Synopses & Reviews
One of the most influential works of this century, The Myth of Sisyphus and Other Essays is a crucial exposition of existential thought. Influenced by works such as Don Juan, and the novels of Kafka, these essays begin with a meditation on suicide" the question of living or not living in a universe devoid of order or meaning. With lyric eloquence, Albert Camus brilliantly posits a way out of despair, reaffirming the value of personal existience, and the possibility of a life lived with dignity and authenticity.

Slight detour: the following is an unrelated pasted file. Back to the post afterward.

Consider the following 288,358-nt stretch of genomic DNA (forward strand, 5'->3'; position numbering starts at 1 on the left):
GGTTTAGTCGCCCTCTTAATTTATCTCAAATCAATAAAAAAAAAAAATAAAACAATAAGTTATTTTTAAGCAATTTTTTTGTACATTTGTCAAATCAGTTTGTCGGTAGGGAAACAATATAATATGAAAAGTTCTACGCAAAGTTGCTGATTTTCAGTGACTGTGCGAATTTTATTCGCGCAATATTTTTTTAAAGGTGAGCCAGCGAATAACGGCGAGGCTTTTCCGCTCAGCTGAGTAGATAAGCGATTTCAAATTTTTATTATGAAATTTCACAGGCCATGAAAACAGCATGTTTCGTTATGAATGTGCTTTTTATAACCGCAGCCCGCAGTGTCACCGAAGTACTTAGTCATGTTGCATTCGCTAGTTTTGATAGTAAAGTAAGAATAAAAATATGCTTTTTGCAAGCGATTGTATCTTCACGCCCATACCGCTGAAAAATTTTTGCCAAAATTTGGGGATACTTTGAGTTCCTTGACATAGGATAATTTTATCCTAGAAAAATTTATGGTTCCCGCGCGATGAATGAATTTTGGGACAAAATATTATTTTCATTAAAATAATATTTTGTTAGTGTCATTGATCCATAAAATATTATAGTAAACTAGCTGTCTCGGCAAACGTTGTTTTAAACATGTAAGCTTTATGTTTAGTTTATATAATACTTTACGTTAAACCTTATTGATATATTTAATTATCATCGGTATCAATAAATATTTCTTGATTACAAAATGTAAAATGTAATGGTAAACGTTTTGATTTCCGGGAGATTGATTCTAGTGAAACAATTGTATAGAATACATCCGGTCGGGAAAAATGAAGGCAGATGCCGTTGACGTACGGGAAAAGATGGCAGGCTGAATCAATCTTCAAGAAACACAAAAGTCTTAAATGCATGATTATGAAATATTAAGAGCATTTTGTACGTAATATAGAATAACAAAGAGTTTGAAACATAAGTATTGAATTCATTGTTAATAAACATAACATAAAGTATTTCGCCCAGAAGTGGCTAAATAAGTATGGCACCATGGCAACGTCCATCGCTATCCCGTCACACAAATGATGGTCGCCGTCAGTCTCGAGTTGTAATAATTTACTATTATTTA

"Camus's scupulous logic and aphoristic style create a kind of poetry of thought." The Nation
"[Camus] is surely the most gifted, artistically, of the writers who emerged as Paris Mandarins after the war." Atlantic
About the Author
Born in Algeria in 1913, Albert Camus published The Stranger now one of the most widely read novels of this century in 1942. Celebrated in intellectual circles, Camus was awarded the Nobel Prize for Literature in 1957. On January 4, 1960, he was killed in a car accident.
Table of Contents
The myth of Sisyphus -- Summer in Algiers -- The minotaur, or, The stop in Oran -- Helen's exile -- Return to Tipasa -- The artist and his time.